As I said, common sense isn’t common. If I take 100 guys who lift heavy and have big muscles but don’t do any locomotion training (in any energy system, let alone aerobic) and I suddenly have them start doing locomotion training, there is obviously going to be a situation where the body has to adapt and there is a physiological challenge.

Will muscle size go down if you are a heavily muscled guy who is suddenly introduced to locomotion training? Sure! If you’re not doing any or enough of it now. But once your body adapts and you build a great aerobic & locomotor base, then you can actually pack on more muscle than before and maintain it more easily.

The same goes for strength. You will be stronger and you will have greater strength-endurance (repeated efforts). But they don’t bother to mention that in these articles. They also don’t bother to mention that the only way you can possibly maintain massive amounts of muscle is to do massive amounts of “cardio” every day; you know, like every pro bodybuilder in history does? They sort of left that part out as well. You can see where and why I get so annoyed.

But think about this from a pure common sense approach. As a human being, does it make any sense to become a muscle bound sedentary mammal? Of course not. But the collective idiocy is much, much worse.

Our society idolizes and adores warrior societies like the Spartans. North America is Spartan-crazy and the fitness industry has hundreds of “Spartan fitness” challenges.

Men by the thousands flock to gyms to exercise to exhaustion in a frenzy of pathetic virtue signaling. In their heads they are training to be just like those epic warriors. There’s just one problem… These little smoke sessions have nothing to do with the military fitness Spartan Hoplites had.

For example, not a single one of these fitness programs involves marching with combat loads or even locomotion of any kind. For that matter none of them train you to fight either. Thermopylae is 210 miles from Sparta and the Spartan Hoplite carried over 70lbs of armor, weapons and equipment. It would take any army then or now at least 20 days to march there. Yet none of the virtue signalers could march for a full day with half that load if their lives depended on it.

So where is the loaded march training? The Spartans walked and ran no less than 10-20 miles per day in training and daily living. Where is that activity? Now for the real kick in the teeth. The Spartans were doing hundreds of times more “cardio” than the average person today. Were they known for being weak and poorly muscled? Were they only able to fight in the morning, or only at night? Did all that marching and running kill their awesome gains? Were they known for their inability to maintain power output because that cardio got in the way?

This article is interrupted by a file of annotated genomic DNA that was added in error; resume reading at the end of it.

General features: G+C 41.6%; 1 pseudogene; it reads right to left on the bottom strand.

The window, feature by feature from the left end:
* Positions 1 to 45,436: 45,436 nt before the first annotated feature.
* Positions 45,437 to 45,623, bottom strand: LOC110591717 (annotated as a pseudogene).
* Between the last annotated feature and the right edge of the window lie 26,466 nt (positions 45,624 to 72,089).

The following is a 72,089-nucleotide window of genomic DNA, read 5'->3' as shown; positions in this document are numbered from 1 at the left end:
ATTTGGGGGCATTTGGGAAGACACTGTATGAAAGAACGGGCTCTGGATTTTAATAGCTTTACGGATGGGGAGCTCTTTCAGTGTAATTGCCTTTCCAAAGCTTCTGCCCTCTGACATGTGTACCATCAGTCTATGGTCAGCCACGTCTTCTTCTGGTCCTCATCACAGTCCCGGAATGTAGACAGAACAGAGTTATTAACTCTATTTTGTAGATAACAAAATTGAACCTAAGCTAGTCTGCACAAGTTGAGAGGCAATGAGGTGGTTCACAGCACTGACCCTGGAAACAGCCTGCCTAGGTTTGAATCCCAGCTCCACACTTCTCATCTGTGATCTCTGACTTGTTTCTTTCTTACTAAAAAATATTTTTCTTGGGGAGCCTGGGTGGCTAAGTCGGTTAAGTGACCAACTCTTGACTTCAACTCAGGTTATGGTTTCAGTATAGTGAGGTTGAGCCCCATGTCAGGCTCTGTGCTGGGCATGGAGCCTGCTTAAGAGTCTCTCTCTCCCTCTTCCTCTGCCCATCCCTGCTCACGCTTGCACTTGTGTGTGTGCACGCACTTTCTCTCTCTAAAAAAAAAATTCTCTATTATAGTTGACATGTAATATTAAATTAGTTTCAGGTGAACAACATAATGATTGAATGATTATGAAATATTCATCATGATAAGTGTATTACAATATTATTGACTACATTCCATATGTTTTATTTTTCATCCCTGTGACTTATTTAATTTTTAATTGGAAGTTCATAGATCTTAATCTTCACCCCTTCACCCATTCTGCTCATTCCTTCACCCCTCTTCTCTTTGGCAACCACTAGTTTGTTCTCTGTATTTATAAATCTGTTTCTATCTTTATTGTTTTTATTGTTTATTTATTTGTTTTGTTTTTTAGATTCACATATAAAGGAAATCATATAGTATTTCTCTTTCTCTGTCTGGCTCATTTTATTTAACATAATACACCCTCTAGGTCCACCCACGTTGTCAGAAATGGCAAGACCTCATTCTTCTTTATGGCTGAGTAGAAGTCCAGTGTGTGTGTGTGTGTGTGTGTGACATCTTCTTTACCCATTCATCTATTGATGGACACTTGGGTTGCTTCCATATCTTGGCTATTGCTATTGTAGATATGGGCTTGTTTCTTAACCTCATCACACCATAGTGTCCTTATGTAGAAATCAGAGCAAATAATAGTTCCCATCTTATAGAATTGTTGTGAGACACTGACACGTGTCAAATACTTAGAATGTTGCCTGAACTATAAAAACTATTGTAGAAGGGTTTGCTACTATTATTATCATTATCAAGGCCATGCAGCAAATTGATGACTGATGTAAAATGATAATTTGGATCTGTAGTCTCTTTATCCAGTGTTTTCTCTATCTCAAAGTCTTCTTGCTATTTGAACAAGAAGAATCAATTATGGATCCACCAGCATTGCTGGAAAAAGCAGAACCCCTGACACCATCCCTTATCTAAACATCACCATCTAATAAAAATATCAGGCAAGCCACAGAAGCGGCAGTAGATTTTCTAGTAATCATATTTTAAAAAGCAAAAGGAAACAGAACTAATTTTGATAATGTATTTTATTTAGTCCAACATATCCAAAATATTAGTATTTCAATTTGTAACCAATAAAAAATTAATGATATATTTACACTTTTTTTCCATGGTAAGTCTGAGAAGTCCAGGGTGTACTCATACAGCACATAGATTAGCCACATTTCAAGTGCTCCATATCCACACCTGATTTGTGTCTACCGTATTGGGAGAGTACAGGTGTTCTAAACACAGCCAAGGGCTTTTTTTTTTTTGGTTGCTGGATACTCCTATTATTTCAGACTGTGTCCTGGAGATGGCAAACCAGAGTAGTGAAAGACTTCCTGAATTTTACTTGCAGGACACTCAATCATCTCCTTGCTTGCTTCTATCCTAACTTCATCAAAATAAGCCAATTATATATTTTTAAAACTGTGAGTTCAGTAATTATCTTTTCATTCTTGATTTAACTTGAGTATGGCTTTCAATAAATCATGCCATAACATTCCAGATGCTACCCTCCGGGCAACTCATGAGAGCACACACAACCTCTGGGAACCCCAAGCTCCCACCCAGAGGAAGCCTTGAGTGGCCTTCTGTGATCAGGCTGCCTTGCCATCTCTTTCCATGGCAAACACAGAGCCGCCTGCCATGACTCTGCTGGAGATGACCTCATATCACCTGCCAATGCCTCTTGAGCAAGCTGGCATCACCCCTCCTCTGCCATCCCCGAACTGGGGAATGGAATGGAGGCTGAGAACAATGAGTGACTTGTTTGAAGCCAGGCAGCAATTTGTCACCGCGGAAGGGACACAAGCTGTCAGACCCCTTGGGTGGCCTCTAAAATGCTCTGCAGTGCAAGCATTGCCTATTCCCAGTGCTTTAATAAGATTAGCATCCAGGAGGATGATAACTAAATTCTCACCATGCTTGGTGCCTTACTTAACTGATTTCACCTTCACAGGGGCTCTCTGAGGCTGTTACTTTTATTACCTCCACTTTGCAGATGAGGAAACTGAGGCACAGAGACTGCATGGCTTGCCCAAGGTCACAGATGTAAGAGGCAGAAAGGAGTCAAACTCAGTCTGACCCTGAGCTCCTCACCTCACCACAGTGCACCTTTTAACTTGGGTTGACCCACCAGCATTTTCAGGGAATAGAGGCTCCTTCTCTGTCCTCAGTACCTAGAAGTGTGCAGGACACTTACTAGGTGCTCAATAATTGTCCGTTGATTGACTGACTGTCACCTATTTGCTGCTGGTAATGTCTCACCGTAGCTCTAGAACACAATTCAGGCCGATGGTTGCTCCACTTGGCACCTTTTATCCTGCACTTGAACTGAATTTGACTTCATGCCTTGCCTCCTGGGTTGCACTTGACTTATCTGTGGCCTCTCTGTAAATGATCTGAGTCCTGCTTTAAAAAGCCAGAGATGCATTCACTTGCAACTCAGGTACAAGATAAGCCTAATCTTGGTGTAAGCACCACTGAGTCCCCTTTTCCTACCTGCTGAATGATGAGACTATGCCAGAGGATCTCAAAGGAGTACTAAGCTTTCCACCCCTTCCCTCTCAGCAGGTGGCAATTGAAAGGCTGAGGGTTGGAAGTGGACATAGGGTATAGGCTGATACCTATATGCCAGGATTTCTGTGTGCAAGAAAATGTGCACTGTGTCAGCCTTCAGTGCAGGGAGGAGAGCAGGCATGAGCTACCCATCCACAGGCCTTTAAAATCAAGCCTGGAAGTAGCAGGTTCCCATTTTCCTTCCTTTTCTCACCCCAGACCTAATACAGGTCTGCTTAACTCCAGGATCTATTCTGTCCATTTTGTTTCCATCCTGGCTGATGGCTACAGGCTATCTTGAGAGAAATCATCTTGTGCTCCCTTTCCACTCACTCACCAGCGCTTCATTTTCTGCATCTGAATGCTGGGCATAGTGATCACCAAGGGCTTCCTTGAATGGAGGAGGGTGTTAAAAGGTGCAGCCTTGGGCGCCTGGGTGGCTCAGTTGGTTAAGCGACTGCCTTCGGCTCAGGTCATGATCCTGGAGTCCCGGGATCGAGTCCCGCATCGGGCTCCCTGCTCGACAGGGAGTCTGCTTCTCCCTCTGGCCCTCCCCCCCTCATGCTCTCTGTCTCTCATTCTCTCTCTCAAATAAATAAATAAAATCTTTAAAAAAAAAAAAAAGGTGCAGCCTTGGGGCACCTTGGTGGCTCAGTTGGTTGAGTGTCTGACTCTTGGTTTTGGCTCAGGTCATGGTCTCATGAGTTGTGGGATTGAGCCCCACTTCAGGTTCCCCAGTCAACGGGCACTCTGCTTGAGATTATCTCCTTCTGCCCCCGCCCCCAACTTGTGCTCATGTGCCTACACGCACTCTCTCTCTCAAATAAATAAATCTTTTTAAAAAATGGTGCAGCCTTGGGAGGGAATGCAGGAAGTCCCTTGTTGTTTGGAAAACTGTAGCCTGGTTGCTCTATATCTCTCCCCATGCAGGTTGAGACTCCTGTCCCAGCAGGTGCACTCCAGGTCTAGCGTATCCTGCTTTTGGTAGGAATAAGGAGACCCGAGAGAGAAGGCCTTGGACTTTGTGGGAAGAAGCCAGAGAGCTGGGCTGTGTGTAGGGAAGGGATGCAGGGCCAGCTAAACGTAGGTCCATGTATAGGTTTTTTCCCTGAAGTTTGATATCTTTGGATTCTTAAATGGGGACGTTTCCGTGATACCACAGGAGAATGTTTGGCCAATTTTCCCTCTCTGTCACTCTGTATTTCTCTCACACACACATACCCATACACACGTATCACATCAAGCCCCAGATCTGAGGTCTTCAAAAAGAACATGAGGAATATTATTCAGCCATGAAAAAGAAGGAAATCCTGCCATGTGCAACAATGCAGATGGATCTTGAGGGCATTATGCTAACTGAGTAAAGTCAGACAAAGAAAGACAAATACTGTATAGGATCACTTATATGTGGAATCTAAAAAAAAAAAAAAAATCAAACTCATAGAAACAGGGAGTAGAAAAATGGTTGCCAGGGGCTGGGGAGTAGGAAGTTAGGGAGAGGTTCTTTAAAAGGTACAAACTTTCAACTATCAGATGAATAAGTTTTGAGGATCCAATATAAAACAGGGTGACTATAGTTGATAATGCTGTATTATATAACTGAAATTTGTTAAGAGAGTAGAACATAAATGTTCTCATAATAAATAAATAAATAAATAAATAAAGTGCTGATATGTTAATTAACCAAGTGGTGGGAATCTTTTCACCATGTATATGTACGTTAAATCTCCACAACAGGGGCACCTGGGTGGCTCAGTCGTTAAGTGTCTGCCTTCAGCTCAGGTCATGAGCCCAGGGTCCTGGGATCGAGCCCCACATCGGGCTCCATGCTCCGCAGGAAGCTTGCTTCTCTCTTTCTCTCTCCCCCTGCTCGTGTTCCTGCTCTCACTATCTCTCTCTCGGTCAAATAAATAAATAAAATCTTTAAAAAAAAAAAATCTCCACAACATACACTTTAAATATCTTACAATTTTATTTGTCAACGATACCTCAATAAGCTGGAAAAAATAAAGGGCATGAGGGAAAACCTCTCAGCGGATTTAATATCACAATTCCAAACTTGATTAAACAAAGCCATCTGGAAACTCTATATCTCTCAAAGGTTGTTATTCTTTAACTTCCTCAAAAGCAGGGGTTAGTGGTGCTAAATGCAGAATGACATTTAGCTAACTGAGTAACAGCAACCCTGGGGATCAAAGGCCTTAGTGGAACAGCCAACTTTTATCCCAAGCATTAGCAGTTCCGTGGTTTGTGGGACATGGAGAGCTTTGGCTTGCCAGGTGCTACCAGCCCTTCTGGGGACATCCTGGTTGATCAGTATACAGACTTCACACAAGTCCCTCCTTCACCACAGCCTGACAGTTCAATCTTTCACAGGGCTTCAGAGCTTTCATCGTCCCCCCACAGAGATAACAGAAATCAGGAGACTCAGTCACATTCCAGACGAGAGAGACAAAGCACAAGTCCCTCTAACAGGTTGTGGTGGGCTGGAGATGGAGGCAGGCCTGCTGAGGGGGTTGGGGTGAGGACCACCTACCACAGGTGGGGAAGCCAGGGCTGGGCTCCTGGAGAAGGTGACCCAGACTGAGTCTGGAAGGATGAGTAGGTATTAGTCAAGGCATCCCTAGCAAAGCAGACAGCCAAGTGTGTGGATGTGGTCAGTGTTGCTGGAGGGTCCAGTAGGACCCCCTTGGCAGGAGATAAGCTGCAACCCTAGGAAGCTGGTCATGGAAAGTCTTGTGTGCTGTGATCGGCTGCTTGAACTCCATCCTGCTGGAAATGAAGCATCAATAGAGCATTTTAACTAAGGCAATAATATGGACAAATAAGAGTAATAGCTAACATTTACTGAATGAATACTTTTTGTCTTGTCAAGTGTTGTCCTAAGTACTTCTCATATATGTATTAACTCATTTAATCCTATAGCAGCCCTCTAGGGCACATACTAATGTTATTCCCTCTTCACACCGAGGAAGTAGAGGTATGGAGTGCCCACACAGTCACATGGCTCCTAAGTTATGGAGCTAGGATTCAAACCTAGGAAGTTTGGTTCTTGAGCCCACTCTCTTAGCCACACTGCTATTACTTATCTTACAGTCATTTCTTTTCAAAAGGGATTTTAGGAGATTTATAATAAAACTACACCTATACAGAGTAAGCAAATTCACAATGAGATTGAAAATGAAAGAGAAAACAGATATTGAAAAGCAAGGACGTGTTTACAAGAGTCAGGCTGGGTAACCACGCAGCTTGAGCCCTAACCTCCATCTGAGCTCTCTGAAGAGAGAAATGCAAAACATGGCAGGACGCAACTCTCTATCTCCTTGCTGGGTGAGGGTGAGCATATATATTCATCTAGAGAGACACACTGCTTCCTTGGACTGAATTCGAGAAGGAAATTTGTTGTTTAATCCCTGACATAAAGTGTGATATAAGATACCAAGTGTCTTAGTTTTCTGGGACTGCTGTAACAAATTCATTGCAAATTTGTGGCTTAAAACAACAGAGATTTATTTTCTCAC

History tells us that the Spartans broke almost every fitness rule known to modern man, and:

  • Could march faster and further than any other army in the region, possibly the world.
  • Fought with the highest level of skill in the entire world at the time.
  • Could fight with the same high level of skill with little fatigue for days on end without relief.
  • Were the strongest and fastest men in the entire region as they always dominated the original Olympic Games.
  • Trained for 6-12 hours per day.

Later the Romans went on to be as good, and then better than the Spartans as evidenced by the fact that Rome was the state that finally conquered Sparta. Rome adopted most of the same methods and made them more scientific. Within a generation of their founding, the Roman army became the fastest foot-mobile army in all of human history known for the same things as the Spartans listed above. They were also the most technically skilled and the hardest manual laboring army of all time.

Yet, according to the keyboard commandos and “fitness professionals,” none of this is possible.

Many people wonder what sets our training apart. What is it that allows us to get the results that we do? Well… I hate to give too much away, but we train using the same principles the Spartans and the Romans used and that’s why we get the same results they did.

As for exercise timing… It’s the stuff of weakness. You had best be prepared to be able to give 100% at any time. You had best be prepared at all times to run for your life or fight hard or lift something heavy. Worse still, the way real life usually plays out is you have to run first, then fight and or do heavy lifting. That’s another thing they say simply cannot be; yet that’s real life. You don’t get to schedule fights, wars, emergencies and in many cases your personal schedule. You don’t get to decide which thing you do first. Train when you can and make sure you recover well. End of story.

*The views and opinions expressed on this website are solely those of the original authors and contributors. These views and opinions do not necessarily represent those of Spotter Up Magazine, the administrative staff, and/or any/all contributors to this site.

Originally published on Nate’s site